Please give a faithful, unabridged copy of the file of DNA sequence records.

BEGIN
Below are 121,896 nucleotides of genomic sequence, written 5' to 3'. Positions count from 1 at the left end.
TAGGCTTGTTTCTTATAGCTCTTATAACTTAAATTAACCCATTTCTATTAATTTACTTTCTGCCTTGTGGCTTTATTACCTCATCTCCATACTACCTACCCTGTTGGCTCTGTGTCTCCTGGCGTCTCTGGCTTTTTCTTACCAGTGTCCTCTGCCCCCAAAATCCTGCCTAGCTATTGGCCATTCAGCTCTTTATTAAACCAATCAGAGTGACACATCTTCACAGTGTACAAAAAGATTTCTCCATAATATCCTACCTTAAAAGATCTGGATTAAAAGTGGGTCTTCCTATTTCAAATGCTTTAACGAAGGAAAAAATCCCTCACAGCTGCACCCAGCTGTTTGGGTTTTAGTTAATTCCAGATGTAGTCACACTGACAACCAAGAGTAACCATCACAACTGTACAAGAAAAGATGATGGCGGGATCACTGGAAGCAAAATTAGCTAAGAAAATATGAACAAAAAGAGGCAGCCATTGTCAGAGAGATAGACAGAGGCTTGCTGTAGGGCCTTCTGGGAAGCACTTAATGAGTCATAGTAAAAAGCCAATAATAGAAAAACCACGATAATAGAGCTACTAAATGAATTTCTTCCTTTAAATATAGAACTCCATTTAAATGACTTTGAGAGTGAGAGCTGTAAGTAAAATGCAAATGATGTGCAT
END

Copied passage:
Below are 121,896 nucleotides of genomic sequence, written 5' to 3'. Positions count from 1 at the left end.
TAGGCTTGTTTCTTATAGCTCTTATAACTTAAATTAACCCATTTCTATTAATTTACTTTCTGCCTTGTGGCTTTATTACCTCATCTCCATACTACCTACCCTGTTGGCTCTGTGTCTCCTGGCGTCTCTGGCTTTTTCTTACCAGTGTCCTCTGCCCCCAAAATCCTGCCTAGCTATTGGCCATTCAGCTCTTTATTAAACCAATCAGAGTGACACATCTTCACAGTGTACAAAAAGATTTCTCCATAATATCCTACCTTAAAAGATCTGGATTAAAAGTGGGTCTTCCTATTTCAAATGCTTTAACGAAGGAAAAAATCCCTCACAGCTGCACCCAGCTGTTTGGGTTTTAGTTAATTCCAGATGTAGTCACACTGACAACCAAGAGTAACCATCACAACTGTACAAGAAAAGATGATGGCGGGATCACTGGAAGCAAAATTAGCTAAGAAAATATGAACAAAAAGAGGCAGCCATTGTCAGAGAGATAGACAGAGGCTTGCTGTAGGGCCTTCTGGGAAGCACTTAATGAGTCATAGTAAAAAGCCAATAATAGAAAAACCACGATAATAGAGCTACTAAATGAATTTCTTCCTTTAAATATAGAACTCCATTTAAATGACTTTGAGAGTGAGAGCTGTAAGTAAAATGCAAATGATGTGCAT